My M.O has been to start each family line (my grandparents (maternal, paternal) and my husband's grandparents (maternal, paternal) as far back as I can reasonably verify.  Sometimes that's pretty far back, other times, it's within memory.  So, that's four different family lines as the basis.  I continue each line down through the generations, adding every single vintage photo that I have (and I do use the originals, mounted conservatively and non-destructively) and information that I've researched.  Sometimes I have personal information from family stories or newspaper articles of the time.  Sometimes I have just general information about the time & place.  (For example, one of Mr. Pirate's ancestors fought in the Civil War under General William Tecumsah Sherman on his March through Georgia.  I was able to get a list of the campaigns that this ancestor probably fought in, given his dates of enlistment but I don't have any specific information.)    I try to be as complete and accurate as I can be with the direct line ancestors.  I do mention the siblings of direct line ancestors and give a *brief* synopsis of their life and children but that's it for those sidelines.  I could certainly research all those siblings and children of siblings, but I would quickly get far off the track.  And practically speaking, those sidelines have no bearing at all on my or my husband's direct line.

When I get to the grandparent generation, my "rule" has been to start a new physical album when that ancestor gets married and starts their own family.  I do this mainly because I start to have more and more photos as the timeline gets more modern.  I can't physically fit all the photos, newspaper articles & information into one album, so it seemed reasonable to break up the family line into family units.  I've completed 7 albums so far.  My Mom's albums end at the point where she marries my Dad.  My Dad's albums end when *his* Dad marries my grandmother .. because I have a lot of information about my Dad's family and I expect it will generate several albums.  My paternal grandfather's album will end when my Dad marries my Mom ... because now there is a new family unit (my birth family).  I have LOTS of photos and information for this unit. :-)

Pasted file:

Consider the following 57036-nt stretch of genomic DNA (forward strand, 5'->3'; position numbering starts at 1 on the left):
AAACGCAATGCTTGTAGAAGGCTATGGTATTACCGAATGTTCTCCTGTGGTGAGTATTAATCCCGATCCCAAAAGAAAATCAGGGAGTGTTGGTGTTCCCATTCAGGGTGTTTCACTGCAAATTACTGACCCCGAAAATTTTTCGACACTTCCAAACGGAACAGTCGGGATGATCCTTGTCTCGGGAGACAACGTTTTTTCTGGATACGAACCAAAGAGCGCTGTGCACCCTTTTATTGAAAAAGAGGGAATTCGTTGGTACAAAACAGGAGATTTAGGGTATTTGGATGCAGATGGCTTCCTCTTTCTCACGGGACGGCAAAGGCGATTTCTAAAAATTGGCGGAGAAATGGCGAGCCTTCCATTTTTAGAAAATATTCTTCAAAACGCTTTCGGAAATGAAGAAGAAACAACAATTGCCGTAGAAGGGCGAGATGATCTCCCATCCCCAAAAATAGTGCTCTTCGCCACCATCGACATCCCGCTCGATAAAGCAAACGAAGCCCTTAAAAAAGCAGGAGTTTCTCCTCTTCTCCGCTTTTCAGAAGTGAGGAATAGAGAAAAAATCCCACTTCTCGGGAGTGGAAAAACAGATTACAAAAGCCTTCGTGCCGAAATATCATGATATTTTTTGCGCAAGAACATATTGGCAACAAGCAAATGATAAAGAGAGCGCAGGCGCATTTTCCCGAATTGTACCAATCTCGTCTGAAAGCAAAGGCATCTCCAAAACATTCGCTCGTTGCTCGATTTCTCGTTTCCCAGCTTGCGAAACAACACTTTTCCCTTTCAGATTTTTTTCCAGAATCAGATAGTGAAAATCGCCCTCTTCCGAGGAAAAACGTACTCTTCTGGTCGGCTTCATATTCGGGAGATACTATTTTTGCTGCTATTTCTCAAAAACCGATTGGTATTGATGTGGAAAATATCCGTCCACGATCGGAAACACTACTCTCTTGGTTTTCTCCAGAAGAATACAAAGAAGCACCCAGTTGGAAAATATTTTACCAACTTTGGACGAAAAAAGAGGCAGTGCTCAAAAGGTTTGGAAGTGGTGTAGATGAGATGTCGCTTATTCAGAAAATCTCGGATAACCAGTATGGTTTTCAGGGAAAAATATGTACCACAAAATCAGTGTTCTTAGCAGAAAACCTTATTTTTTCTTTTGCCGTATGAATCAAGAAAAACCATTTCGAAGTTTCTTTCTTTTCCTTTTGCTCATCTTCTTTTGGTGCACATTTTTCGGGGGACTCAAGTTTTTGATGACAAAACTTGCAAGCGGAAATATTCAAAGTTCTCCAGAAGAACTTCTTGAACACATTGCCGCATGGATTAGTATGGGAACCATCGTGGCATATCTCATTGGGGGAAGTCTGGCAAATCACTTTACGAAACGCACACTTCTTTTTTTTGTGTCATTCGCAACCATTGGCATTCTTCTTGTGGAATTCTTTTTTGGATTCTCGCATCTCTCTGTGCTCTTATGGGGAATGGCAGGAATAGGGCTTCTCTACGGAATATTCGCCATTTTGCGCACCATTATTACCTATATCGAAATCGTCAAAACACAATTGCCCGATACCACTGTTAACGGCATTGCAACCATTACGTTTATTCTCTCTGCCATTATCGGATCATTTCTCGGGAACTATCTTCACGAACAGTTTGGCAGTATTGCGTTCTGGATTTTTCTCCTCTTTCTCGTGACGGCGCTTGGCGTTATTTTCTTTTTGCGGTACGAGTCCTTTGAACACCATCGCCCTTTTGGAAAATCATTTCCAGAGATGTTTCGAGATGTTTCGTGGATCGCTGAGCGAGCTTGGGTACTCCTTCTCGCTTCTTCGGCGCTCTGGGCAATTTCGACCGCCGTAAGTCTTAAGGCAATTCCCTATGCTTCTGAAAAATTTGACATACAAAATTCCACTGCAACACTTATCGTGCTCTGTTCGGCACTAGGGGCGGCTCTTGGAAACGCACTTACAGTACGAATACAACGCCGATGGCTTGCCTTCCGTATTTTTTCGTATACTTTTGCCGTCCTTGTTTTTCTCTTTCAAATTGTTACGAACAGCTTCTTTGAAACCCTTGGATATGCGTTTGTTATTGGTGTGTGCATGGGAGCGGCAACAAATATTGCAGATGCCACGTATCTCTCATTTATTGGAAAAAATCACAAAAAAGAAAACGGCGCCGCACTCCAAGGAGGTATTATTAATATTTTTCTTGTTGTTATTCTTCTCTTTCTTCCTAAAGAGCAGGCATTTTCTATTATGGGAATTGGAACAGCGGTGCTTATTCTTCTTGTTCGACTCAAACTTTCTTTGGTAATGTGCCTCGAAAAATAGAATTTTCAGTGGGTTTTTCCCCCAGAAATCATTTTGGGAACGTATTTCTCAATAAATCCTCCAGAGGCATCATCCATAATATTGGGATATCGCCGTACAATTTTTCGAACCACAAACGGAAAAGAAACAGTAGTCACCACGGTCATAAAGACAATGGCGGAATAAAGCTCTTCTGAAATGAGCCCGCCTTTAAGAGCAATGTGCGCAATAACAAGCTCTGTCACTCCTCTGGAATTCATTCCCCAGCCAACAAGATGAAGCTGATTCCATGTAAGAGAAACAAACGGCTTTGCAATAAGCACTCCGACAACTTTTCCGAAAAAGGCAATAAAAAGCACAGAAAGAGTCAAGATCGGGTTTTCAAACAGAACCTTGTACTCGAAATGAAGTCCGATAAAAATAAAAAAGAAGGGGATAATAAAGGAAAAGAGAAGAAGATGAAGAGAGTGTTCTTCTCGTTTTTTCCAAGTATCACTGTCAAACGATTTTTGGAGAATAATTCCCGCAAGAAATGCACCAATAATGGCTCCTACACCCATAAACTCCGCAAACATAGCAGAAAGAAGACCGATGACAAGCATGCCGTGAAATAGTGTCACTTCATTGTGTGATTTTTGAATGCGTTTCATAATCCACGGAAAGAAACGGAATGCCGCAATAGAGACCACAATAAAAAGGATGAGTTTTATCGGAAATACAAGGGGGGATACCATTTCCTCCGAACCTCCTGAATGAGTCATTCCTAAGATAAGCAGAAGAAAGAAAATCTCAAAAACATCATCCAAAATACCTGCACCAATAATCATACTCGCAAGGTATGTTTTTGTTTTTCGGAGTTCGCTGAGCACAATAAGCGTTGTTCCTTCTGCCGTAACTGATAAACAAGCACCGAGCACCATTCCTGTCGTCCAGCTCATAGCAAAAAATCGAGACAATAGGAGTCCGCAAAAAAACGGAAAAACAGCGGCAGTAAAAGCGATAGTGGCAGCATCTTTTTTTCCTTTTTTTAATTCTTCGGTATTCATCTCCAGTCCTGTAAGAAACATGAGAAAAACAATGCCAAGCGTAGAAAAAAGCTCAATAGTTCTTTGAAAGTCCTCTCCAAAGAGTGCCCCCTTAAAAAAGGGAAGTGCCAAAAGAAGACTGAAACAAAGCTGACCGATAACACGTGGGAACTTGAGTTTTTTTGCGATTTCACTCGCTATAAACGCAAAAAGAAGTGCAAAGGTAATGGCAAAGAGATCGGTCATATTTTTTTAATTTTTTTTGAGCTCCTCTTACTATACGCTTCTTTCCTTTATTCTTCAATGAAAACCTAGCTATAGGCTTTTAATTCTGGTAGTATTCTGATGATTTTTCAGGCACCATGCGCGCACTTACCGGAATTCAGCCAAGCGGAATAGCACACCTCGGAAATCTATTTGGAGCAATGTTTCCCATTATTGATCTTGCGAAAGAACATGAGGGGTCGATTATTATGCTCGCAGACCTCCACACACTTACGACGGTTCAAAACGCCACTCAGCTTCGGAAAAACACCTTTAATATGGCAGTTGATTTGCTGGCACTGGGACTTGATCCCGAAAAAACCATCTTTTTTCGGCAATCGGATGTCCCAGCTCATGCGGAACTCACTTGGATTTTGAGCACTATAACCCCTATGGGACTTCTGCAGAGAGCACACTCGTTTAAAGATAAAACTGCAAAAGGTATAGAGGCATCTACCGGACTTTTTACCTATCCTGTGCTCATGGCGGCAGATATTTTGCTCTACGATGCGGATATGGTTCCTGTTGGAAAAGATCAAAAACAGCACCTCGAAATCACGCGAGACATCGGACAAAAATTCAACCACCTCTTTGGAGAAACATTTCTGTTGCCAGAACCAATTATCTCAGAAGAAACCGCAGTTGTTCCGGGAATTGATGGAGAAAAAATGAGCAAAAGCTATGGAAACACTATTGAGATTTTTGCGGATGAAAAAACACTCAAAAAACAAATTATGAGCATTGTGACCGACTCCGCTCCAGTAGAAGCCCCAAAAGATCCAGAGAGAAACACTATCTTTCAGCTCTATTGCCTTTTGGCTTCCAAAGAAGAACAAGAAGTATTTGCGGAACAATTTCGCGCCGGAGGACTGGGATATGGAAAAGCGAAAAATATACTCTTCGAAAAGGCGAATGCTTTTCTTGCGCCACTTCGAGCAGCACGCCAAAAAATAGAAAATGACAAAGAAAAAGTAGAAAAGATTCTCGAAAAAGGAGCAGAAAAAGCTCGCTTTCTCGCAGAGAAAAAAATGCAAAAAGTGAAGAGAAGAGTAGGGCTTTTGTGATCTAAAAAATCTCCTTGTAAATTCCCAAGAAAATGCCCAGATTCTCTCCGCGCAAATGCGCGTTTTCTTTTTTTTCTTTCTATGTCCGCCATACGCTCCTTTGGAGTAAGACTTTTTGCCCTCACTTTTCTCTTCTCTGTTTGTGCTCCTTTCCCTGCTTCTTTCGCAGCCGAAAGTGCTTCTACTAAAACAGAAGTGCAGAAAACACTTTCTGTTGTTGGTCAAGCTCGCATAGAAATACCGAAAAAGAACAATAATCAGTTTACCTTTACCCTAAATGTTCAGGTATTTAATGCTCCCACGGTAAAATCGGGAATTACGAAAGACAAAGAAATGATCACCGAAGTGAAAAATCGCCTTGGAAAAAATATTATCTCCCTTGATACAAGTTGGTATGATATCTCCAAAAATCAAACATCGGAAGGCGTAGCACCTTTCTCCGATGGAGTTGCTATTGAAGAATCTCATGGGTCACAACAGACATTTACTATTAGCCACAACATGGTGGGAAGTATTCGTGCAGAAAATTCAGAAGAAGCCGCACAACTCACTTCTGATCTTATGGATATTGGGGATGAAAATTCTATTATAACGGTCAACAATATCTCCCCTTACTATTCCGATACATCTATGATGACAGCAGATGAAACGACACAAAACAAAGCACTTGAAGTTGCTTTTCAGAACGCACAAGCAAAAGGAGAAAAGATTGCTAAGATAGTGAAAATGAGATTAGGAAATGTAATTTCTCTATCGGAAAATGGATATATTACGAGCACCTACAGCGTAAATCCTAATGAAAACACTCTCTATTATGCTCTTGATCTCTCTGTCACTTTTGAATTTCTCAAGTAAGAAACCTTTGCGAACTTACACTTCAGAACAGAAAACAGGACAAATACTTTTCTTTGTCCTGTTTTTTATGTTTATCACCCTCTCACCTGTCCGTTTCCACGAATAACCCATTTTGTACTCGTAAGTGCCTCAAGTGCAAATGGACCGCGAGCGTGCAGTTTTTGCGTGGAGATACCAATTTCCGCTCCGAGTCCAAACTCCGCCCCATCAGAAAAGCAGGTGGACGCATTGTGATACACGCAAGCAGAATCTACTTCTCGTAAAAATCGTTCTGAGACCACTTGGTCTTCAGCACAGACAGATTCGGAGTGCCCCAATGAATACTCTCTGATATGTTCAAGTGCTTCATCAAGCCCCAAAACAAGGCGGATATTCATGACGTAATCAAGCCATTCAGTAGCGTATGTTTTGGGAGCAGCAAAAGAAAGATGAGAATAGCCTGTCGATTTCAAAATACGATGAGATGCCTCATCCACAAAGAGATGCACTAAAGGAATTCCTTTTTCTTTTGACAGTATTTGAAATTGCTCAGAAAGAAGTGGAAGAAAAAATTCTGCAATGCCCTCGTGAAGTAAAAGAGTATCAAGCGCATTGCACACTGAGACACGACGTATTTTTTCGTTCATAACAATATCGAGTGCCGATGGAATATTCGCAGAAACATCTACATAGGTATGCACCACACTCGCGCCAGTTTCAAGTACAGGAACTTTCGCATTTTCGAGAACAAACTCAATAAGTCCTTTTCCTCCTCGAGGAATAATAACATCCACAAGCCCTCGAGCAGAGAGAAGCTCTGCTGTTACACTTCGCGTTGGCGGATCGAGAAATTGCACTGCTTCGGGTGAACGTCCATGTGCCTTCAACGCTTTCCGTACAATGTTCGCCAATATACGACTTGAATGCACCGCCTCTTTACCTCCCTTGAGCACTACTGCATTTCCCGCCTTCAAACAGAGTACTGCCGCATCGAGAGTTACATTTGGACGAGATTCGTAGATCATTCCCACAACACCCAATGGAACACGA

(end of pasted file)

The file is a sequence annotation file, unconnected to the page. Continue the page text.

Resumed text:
Same with my husband's lines ... I've stopped the albums at a point where some direct ancestor gets married and starts his/her own family unit.  Typically, it's when I know have a LOT of photos, etc to scrapbook.  So, I break the albums up into manageable units.

To make it less intimidating for me, I've started with the family lines that I (thought) I had the least information about .. figuring I could get my feet wet with this scrapbooking thing with limited photos.  Well, it turned out that even these paltry lines were substantial due the extra research I did on tangential subjects.  :-)    I've now completed all those lines for which I didn't have a lot of information (SO I THOUGHT!).  To my surprise, they turned out to be heftier than I ever thought.  :-)

I am now at the point where I am poised to do my parent's album (that's my 500 lb gorilla album).  That's intimidating, so I'm holding off on that.  I just finished my hu
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Midkid5

From: Midkid5

12/6/19

Thank you very much for all the information.  I have been scanning family photos off n on for the last few years.  My mom has the photos and they are in no order what so ever...old photos early 1900 thru 1990 all thrown together in old plastic bread bags.  I started organizing n scanning then mom decided to put away and undid the organizing.

At some point someone took the old pictures out of the old black page albums, there had been info written under the pictures...lost.

Thanks again for info.

Jo

Pirate (PIRATE_SR)

From: Pirate (PIRATE_SR)

12/6/19

Midkid5 said:

At some point someone took the old pictures out of the old black page albums, there had been info written under the pictures...lost.

aaaaarrrrrrrggggghhhhhh!!!!   ::banging head on the wall::

latterberry

From: latterberry

12/6/19

You may have thought it lengthy, but I found it interesting.  What a lot of work, b ut it sounds like something you enjoy.  A labor of love.